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Testamentary Freedom in Wills & Estates

There is a misconception that once you’ve made a Will that you’re good to go-literally. But, estate planning is a fluid process that will only capture your intentions as they relate to a specific period in your life. As your personal circumstances change, prior planning should be revisited to make sure that it still makes sense to leave everything to your mother, for instance. As soon as you’re gone, whatever is in that Will you made in 1999 will stick even if for years before your death you were telling your brother it was all his. Although this really may have been your intention, the principle of testamentary freedom will win over evidence your brother may later bring forward to show that what is written in your Will is wrong. At your death, that Will you made is, in most circumstances, “set in stone”.

Testamentary freedom refers to your ability to express how the assets you accumulated during your lifetime will be dealt with on your death. You will typically express these intentions in your Will. In the recent and controversial Ontario Court of Appeal decision, Spence v. BMO Trust Company, the Court emphasized that subject to certain legal limitations, a private expression of your testamentary freedom can’t be interfered with, even if the contents of your Will are in the words of the Court “distasteful, offensive, vengeful or small-minded.”

In the Spence case, the Court overturned the decision of a lower court to set aside the Will of Emmanuel Spence who excluded one of his two daughters, Verolin Spence, from receiving anything from his estate on the grounds that he and Verolin had an estranged relationship. Verolin provided evidence that the that the real reason he left her nothing was because she was a black woman who had a child by a white man, and that his Will was an expression of a racist intention, which was ultimately against public policy and could not stand.

The Court of Appeal rejected Verolin’s evidence, stating that her father’s Will was a private expression of testamentary intention and that although Mr. Spence gave a reason for excluding her from his Will, he did not need to because he had no legal obligation to leave Verolin anything. Further, the Will did not call on the estate trustees or the beneficiaries of the estate to do anything that was against public policy. In light of this, the court determined that, on its face, the Will did not offend public policy and there was no reason to supplement her father’s clear intentions as expressed in his Will with evidence originating outside of the four corners of the Will document.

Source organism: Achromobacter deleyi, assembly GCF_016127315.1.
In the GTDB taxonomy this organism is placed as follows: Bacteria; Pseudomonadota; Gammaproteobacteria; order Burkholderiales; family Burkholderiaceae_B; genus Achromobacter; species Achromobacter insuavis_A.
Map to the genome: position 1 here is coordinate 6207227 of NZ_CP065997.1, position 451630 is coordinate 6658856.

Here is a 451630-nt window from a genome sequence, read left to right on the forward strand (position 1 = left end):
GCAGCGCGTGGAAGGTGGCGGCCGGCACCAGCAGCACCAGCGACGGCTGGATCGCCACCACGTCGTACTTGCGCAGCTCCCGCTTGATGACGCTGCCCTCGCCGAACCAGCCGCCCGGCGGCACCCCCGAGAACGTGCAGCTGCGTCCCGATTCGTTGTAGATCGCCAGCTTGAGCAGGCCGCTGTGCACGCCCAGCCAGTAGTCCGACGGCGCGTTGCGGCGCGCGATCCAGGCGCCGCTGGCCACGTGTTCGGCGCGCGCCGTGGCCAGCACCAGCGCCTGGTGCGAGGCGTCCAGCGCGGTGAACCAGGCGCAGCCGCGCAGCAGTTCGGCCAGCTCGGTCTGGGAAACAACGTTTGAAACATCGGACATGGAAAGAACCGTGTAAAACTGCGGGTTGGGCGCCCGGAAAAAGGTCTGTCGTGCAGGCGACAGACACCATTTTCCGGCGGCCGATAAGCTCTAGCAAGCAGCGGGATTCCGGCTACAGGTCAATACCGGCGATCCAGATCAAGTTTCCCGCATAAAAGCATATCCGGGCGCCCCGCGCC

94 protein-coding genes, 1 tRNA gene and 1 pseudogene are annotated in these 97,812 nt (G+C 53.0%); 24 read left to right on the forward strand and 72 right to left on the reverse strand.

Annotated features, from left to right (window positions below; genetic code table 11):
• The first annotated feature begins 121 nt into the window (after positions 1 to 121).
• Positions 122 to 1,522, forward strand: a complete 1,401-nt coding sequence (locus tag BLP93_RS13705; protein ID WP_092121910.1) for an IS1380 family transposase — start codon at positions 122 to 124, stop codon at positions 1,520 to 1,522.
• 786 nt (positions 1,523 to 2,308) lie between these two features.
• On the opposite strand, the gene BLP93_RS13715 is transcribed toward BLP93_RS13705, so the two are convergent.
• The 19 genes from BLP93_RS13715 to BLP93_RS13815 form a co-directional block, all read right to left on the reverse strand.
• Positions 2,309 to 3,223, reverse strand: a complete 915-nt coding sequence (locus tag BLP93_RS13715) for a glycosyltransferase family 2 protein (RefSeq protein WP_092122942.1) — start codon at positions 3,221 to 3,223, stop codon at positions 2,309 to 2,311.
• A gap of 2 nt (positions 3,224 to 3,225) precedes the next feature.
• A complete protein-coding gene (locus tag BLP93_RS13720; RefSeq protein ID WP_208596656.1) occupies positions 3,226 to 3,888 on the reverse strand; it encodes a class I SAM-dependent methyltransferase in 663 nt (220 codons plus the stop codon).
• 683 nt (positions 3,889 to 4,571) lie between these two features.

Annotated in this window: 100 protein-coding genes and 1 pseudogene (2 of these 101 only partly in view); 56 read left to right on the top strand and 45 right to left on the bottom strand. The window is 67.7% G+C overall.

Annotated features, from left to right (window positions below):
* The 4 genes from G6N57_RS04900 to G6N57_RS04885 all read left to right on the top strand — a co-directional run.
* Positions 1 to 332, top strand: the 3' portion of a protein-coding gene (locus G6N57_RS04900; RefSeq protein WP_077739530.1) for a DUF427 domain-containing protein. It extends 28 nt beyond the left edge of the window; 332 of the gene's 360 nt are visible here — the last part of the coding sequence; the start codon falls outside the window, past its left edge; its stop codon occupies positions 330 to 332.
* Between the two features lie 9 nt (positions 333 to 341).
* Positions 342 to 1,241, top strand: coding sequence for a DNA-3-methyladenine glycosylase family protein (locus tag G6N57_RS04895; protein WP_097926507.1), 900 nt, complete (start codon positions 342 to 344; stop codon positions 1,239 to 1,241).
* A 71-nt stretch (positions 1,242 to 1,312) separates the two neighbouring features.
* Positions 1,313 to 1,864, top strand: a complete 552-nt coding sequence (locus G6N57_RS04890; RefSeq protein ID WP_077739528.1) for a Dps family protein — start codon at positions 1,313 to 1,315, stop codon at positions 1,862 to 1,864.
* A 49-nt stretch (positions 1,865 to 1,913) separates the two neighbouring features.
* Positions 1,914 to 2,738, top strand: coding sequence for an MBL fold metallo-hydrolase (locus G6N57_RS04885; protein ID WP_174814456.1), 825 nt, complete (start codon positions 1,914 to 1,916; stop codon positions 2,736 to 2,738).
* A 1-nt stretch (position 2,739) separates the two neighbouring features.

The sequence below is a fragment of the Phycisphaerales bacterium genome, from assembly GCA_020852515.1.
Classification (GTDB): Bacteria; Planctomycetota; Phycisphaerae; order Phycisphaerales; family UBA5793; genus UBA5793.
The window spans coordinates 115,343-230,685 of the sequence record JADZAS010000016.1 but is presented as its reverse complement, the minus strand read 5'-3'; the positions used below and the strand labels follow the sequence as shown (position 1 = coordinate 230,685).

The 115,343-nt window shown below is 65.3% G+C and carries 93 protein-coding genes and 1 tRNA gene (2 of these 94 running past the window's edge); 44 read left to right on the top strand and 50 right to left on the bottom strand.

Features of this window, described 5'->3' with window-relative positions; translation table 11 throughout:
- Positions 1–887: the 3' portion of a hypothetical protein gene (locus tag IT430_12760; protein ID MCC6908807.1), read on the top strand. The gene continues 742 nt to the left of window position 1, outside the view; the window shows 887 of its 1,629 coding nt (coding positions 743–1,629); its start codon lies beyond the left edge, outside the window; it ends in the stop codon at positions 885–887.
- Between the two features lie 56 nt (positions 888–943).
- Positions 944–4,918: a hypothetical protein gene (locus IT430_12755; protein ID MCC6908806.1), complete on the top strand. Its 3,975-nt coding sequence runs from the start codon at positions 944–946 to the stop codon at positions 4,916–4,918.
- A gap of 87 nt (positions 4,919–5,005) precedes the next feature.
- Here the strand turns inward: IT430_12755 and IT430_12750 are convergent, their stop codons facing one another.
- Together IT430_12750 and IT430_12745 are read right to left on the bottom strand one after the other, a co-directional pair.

The Court’s reasoning highlights that an expression of testamentary freedom, while it can’t be easily interfered with, it isn’t limitless. You can leave your estate to anyone you like, but a court may interfere with the expression of your testamentary intention if you had a legal obligation to provide for someone like a spouse or a minor child and failed to do so; or, as the Court in the Spence case noted, your Will directs your estate trustees or the beneficiates of your estate to do something that is against public policy. For example, in the past, a court overturned a Will where an individual directed that the estate trustee pay his entire estate to a neo-Nazi organization.

The Court’s decision to uphold the principle of testamentary freedom even in situations where the outcome can be unfair makes it more important than ever to make sure that what your Will says is actually what you intend. Making a Will is not a one-time event. Be sure to review your Will every two to three years to make sure that the Will makes sense in the big picture of your life and update the document as necessary. 

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This article is provided for general information purposes and should not be considered a legal opinion. Clients are advised to obtain legal advice on their specific situations.

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